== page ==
All things necessary for salvation

May 21, 2006

Original Post Date:  5/21/2006

I have heard once that in a service for ordination a candidate was told by their bishop that when they got to the question on "Do you believe that the Holy Scriptures contain all things necessary for salvation?" question that it was ok to have his fingers crossed behind his back.

I have looked for that question in the liturgy for ordination in anticipation of my own ordination, and interestingly enough, can't find it.  I don't know if it was removed in the 1979 prayer book or if it is just a fun story to tell.

At any rate, I was thinking about asking this hypothetical question of my own bishop when it comes time for my ordination and how I would respond to a hypothetical response of "What does contain all things necessary for salvation then?"

I believe that it may be different for different people.  For me, it is relationship.  Relationship with God through prayer.  Relationship with people through community.  Holy Scripture?  Yes, it is there.  It is there to guide my experience with my relationships.  But it is not in and of itself my salvation.  I knew, before I ever knew much about the Bible, that God was a God of radical love, that God could not be a God of judgement as I had heard in some places, and that God loved me and loved everyone else.  I knew that God would not permit anyone to go to hell.  I didn't need the Bible to tell me that.  I just knew it.  At a very young age.  My rector had a similar experience, so I know I'm not alone here.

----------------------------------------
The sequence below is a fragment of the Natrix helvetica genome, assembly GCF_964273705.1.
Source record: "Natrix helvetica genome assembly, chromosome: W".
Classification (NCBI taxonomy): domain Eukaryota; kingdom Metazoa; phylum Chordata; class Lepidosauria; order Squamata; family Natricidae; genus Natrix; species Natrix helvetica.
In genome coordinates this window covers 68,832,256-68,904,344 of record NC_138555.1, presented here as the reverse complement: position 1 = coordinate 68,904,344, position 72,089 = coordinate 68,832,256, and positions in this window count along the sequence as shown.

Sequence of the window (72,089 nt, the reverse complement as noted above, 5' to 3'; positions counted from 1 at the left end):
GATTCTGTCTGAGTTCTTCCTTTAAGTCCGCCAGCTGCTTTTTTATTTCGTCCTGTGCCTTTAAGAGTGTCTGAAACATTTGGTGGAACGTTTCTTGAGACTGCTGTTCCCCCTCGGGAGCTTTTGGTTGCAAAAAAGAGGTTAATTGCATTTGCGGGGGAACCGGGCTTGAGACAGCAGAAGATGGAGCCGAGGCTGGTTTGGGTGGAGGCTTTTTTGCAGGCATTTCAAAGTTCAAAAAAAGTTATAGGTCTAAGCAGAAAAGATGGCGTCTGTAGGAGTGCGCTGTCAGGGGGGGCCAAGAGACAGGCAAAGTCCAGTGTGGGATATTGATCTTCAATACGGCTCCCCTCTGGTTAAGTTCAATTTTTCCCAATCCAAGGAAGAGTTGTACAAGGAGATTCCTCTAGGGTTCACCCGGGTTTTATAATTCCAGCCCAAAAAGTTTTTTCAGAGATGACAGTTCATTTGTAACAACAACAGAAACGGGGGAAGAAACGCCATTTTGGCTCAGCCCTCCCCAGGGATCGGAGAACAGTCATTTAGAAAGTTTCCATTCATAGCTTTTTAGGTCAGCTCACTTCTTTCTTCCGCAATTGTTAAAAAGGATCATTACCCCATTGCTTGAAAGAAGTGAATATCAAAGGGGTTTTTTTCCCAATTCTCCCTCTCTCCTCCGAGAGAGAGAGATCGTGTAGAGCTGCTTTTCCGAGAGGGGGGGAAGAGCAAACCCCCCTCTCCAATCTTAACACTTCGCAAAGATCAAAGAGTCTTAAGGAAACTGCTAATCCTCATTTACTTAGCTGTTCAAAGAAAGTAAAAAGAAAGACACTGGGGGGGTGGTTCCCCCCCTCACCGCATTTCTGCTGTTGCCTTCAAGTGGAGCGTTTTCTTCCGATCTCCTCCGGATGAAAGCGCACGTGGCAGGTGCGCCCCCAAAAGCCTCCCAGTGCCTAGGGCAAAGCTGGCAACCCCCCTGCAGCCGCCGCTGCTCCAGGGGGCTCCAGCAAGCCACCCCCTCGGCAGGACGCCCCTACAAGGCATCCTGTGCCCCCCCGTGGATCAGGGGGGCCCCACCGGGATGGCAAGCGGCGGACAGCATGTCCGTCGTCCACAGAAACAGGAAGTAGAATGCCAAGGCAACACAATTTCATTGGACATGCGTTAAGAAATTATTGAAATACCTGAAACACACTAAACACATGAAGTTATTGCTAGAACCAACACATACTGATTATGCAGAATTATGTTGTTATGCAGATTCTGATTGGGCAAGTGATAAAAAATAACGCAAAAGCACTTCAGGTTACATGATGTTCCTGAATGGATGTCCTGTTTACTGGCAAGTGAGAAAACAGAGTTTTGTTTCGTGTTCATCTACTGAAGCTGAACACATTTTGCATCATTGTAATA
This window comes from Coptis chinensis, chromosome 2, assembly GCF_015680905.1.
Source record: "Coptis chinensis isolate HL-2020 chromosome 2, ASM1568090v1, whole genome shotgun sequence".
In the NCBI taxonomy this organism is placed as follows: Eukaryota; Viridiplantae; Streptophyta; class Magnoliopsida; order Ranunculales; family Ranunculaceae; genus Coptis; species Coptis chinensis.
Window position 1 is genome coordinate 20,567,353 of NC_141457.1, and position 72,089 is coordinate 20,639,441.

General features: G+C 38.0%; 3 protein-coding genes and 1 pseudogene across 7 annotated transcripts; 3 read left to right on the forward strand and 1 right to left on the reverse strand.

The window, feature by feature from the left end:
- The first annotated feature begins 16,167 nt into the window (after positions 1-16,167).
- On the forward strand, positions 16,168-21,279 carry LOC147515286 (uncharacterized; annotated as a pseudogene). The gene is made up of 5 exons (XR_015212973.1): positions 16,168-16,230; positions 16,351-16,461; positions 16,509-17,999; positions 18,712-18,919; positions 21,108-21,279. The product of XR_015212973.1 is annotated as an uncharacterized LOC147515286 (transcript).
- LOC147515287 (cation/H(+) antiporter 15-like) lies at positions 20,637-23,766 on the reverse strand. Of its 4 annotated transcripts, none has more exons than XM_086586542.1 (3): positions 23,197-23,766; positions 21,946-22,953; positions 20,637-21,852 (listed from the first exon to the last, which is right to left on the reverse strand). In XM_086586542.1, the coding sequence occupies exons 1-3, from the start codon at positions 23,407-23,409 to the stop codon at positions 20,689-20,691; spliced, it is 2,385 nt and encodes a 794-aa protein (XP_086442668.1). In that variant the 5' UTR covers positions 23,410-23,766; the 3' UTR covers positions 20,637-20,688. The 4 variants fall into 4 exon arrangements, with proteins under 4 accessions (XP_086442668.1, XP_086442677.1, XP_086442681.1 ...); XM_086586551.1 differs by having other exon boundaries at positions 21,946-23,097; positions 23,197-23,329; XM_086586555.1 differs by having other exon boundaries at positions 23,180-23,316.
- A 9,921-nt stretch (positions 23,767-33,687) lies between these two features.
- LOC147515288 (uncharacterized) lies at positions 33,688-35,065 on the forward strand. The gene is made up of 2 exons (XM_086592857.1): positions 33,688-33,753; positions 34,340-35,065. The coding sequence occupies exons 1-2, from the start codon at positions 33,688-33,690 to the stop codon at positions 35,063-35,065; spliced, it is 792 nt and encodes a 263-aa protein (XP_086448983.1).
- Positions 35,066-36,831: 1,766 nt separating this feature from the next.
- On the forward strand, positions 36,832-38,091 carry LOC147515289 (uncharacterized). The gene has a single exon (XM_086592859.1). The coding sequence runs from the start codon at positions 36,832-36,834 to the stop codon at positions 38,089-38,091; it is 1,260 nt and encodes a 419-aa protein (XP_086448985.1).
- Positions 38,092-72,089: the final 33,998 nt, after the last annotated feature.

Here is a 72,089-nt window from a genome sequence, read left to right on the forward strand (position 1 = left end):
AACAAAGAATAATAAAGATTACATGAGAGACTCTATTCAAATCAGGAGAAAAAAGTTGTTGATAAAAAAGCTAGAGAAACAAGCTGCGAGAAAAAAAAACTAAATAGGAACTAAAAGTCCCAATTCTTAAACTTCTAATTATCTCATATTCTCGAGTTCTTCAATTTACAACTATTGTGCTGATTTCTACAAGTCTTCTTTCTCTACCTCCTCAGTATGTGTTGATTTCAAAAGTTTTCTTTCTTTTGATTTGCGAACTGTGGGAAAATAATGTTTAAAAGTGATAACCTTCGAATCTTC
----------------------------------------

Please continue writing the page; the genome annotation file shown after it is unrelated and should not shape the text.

It is hard in our society of analysis, thinking, and rationality, to let go and feel.  To intuit those things that first pop into our heads and go with them.  There is a book out called Blink which describes this very thing, so I have read in an article.  I haven't read the book but I have read an article inspired by it which talks about the problems in the business world with the over-allocation of time, and the ensuing lack of creativity.  People are so busy today that they can't hear their own bodies talking– they have trained themselves only to think and process an excess of information coming in, which stifles all the creativity that God gave us.  The article suggested that a simpler life– a life without so much multi-tasking– would actually be more productive economically.

I think it would be more productive spiritually as well.  We so want to read a book and find the answers.  To analyze, re-analyze, and over-analyze.  What about the experience of watching the sunrise, slowly turning the sky into purple, pink, red, and orange?  In that moment, I can't analyze.  I can sit in awe at the love that my creator is so big to put together such an amazing feat in such an amazing world.  It makes me glad to be a part of it.   What about playing with my 4 year old who likes to put a plastic bucket on her head as a hat?  What about seeing the light bulb go off over on employee's head as he gets a new idea and starts to execute it?  The Bible is great.  It gives us advice on how to do these things.  But the experience of doing them is just as exciting to me, just as inspiring, just as filled with salvation as the Word itself.

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